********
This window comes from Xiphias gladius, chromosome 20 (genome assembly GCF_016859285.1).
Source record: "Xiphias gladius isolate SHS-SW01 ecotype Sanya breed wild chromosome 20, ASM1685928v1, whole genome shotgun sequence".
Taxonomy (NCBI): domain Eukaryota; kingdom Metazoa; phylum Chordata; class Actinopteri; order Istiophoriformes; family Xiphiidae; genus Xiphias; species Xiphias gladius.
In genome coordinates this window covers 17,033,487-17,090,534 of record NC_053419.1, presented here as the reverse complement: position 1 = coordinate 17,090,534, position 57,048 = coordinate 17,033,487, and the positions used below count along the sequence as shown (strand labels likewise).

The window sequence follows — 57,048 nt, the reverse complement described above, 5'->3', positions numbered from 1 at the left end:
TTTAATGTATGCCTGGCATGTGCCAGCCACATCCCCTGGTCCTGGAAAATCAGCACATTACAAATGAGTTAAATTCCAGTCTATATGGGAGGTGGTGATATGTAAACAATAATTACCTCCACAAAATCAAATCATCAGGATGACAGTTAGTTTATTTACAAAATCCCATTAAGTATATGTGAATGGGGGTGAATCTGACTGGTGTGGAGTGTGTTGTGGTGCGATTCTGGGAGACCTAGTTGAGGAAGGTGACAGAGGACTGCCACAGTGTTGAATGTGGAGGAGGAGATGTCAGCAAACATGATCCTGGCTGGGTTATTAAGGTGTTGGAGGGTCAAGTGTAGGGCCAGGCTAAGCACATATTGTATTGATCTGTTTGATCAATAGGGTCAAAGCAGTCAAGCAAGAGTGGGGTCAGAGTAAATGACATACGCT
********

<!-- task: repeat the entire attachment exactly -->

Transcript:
This window comes from Xiphias gladius, chromosome 20 (genome assembly GCF_016859285.1).
Source record: "Xiphias gladius isolate SHS-SW01 ecotype Sanya breed wild chromosome 20, ASM1685928v1, whole genome shotgun sequence".
Taxonomy (NCBI): domain Eukaryota; kingdom Metazoa; phylum Chordata; class Actinopteri; order Istiophoriformes; family Xiphiidae; genus Xiphias; species Xiphias gladius.
In genome coordinates this window covers 17,033,487-17,090,534 of record NC_053419.1, presented here as the reverse complement: position 1 = coordinate 17,090,534, position 57,048 = coordinate 17,033,487, and the positions used below count along the sequence as shown (strand labels likewise).

The window sequence follows — 57,048 nt, the reverse complement described above, 5'->3', positions numbered from 1 at the left end:
TTTAATGTATGCCTGGCATGTGCCAGCCACATCCCCTGGTCCTGGAAAATCAGCACATTACAAATGAGTTAAATTCCAGTCTATATGGGAGGTGGTGATATGTAAACAATAATTACCTCCACAAAATCAAATCATCAGGATGACAGTTAGTTTATTTACAAAATCCCATTAAGTATATGTGAATGGGGGTGAATCTGACTGGTGTGGAGTGTGTTGTGGTGCGATTCTGGGAGACCTAGTTGAGGAAGGTGACAGAGGACTGCCACAGTGTTGAATGTGGAGGAGGAGATGTCAGCAAACATGATCCTGGCTGGGTTATTAAGGTGTTGGAGGGTCAAGTGTAGGGCCAGGCTAAGCACATATTGTATTGATCTGTTTGATCAATAGGGTCAAAGCAGTCAAGCAAGAGTGGGGTCAGAGTAAATGACATACGCT